State-space models link elk movement patterns to landscape characteristics in Yellowstone National Park
Forester, J.D., Ives, A.R., Turner, M.G., Anderson D.P., Fortin, D., Beyer, H.L., Smith, D.W. and Boyce, M.S. 2006. State-space models link elk movement patterns to landscape characteristics in Yellowstone National Park. Ecological Monographs 77(2), 285-299.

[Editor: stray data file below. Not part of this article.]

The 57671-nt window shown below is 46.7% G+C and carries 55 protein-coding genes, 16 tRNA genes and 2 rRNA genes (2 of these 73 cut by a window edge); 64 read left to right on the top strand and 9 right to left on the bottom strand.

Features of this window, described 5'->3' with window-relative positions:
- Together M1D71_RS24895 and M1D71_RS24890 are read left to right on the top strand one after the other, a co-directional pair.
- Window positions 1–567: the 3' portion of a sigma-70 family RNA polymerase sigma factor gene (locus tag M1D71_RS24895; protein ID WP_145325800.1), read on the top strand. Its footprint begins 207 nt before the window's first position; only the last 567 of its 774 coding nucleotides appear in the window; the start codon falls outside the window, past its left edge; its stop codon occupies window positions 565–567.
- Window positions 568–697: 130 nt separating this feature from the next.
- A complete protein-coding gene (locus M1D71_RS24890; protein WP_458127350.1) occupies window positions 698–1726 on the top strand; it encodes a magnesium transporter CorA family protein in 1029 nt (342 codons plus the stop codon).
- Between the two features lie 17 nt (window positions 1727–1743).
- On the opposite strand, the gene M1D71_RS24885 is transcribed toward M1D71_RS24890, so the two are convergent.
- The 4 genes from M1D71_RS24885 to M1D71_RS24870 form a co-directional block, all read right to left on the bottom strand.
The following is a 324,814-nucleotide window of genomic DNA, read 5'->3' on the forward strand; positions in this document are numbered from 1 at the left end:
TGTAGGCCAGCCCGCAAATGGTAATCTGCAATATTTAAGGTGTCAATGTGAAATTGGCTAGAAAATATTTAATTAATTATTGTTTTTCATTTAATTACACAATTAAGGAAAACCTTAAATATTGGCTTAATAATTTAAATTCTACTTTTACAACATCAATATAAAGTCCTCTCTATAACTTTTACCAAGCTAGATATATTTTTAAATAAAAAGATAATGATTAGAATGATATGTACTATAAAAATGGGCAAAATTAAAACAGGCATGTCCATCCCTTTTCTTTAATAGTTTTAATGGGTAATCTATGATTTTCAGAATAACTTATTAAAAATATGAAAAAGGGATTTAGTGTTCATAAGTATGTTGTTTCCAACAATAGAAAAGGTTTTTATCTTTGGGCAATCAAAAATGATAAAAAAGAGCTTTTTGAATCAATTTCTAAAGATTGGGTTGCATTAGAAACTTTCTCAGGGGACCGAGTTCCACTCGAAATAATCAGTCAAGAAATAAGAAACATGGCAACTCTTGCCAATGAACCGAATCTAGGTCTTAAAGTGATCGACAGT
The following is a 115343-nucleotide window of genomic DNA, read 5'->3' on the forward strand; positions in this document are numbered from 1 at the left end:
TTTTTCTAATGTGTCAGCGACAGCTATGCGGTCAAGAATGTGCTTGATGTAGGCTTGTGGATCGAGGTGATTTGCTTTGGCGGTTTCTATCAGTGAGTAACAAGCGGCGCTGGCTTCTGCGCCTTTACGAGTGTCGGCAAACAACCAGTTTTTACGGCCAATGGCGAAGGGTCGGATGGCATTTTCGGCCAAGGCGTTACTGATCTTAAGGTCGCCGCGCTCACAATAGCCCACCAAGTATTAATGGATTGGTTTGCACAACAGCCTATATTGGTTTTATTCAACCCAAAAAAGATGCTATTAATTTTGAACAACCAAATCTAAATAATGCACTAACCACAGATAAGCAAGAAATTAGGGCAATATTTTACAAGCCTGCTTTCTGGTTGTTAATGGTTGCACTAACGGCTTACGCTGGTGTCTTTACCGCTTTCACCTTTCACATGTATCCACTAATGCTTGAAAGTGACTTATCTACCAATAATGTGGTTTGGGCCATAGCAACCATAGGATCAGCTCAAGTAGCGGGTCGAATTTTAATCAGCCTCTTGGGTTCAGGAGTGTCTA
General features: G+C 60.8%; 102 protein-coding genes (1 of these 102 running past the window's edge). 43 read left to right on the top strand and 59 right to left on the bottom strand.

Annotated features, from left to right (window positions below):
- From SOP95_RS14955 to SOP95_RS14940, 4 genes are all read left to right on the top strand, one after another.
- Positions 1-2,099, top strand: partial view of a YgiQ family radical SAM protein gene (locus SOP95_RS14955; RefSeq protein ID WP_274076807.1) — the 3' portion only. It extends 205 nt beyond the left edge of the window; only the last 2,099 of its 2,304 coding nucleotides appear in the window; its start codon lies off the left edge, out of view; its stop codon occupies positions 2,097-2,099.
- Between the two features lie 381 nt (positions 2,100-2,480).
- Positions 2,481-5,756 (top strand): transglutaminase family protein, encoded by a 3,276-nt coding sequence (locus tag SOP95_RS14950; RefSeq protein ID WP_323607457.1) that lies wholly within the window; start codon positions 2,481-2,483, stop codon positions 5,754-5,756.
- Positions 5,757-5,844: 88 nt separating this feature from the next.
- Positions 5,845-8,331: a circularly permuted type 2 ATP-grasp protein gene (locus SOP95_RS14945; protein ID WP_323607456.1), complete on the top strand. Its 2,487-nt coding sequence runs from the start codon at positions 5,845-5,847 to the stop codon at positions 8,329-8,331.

Explaining and predicting animal movement in heterogeneous landscapes remains challenging. This is in part because movement paths often include a series of short, localized displacements separated by longer-distance forays. This multiphasic movement behavior reflects the complex response of an animal to present environmental conditions and to its internal behavioral state. This state is an autocorrelated process influenced by preceding behaviors and habitats visited. Movement patterns depending on the behavioral state of an animal represent the broad-scale response of that animal to the environment. Quantifying how animals respond both to local conditions and to their internal state reveals how animals respond to spatial heterogeneity at different spatial scales. We used a state–space statistical approach to model the internal behavioral state and the proximate movement response of elk (Cervus elaphus) to available forage biomass, landscape composition, topography, and wolf (Canis lupus) density during summer in Yellowstone National Park, USA. We analyzed movement paths of 16 female elk fitted with global positioning system (GPS) radio collars that recorded locations at 5-h intervals. Habitat variables were quantified within 175 m radii (one-half of the median 5-h displacement) centered on the beginning location of each interval. Stepwise model selection identified models that best explained the movement distances of each animal. The behavioral state changed very slowly for most animals (median autocorrelation r = 0.93), and all animals responded strongly to time of day (with more movement in the crepuscular hours). However, the spatial variables included in the best-fitting models varied substantially among individual elk. These results suggest that strong patterns of habitat selection observed in other studies may result from frequent visits to preferred areas rather than a reduction of movement in those areas.
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